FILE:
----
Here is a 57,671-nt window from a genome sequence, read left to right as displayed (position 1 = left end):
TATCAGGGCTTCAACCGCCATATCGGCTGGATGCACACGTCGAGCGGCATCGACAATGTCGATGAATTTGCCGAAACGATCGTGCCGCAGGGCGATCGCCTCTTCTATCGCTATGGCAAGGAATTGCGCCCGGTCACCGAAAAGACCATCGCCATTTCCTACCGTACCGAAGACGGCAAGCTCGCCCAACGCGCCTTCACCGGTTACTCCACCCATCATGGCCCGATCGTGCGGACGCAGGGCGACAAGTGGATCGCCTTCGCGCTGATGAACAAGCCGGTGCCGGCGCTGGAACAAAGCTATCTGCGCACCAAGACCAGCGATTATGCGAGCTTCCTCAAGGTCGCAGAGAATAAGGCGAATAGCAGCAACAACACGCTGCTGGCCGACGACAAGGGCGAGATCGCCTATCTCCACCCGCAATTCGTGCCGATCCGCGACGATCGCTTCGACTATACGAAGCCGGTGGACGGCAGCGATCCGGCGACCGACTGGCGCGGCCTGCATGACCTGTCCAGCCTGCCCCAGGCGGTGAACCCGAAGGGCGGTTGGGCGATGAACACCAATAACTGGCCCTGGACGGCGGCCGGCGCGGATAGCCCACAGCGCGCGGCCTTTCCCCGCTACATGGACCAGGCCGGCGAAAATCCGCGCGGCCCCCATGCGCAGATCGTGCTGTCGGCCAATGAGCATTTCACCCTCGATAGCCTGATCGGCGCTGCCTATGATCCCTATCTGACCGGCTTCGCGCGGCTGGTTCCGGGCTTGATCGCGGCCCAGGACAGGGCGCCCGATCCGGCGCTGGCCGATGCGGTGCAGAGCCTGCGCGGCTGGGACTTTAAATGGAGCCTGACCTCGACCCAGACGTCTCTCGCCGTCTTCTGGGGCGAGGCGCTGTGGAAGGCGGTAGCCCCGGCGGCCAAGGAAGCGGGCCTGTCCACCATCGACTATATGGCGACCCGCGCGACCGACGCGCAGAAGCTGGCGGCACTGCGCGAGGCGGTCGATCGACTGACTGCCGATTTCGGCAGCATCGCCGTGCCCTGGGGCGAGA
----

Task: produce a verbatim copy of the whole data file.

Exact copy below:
Here is a 57,671-nt window from a genome sequence, read left to right as displayed (position 1 = left end):
TATCAGGGCTTCAACCGCCATATCGGCTGGATGCACACGTCGAGCGGCATCGACAATGTCGATGAATTTGCCGAAACGATCGTGCCGCAGGGCGATCGCCTCTTCTATCGCTATGGCAAGGAATTGCGCCCGGTCACCGAAAAGACCATCGCCATTTCCTACCGTACCGAAGACGGCAAGCTCGCCCAACGCGCCTTCACCGGTTACTCCACCCATCATGGCCCGATCGTGCGGACGCAGGGCGACAAGTGGATCGCCTTCGCGCTGATGAACAAGCCGGTGCCGGCGCTGGAACAAAGCTATCTGCGCACCAAGACCAGCGATTATGCGAGCTTCCTCAAGGTCGCAGAGAATAAGGCGAATAGCAGCAACAACACGCTGCTGGCCGACGACAAGGGCGAGATCGCCTATCTCCACCCGCAATTCGTGCCGATCCGCGACGATCGCTTCGACTATACGAAGCCGGTGGACGGCAGCGATCCGGCGACCGACTGGCGCGGCCTGCATGACCTGTCCAGCCTGCCCCAGGCGGTGAACCCGAAGGGCGGTTGGGCGATGAACACCAATAACTGGCCCTGGACGGCGGCCGGCGCGGATAGCCCACAGCGCGCGGCCTTTCCCCGCTACATGGACCAGGCCGGCGAAAATCCGCGCGGCCCCCATGCGCAGATCGTGCTGTCGGCCAATGAGCATTTCACCCTCGATAGCCTGATCGGCGCTGCCTATGATCCCTATCTGACCGGCTTCGCGCGGCTGGTTCCGGGCTTGATCGCGGCCCAGGACAGGGCGCCCGATCCGGCGCTGGCCGATGCGGTGCAGAGCCTGCGCGGCTGGGACTTTAAATGGAGCCTGACCTCGACCCAGACGTCTCTCGCCGTCTTCTGGGGCGAGGCGCTGTGGAAGGCGGTAGCCCCGGCGGCCAAGGAAGCGGGCCTGTCCACCATCGACTATATGGCGACCCGCGCGACCGACGCGCAGAAGCTGGCGGCACTGCGCGAGGCGGTCGATCGACTGACTGCCGATTTCGGCAGCATCGCCGTGCCCTGGGGCGAGA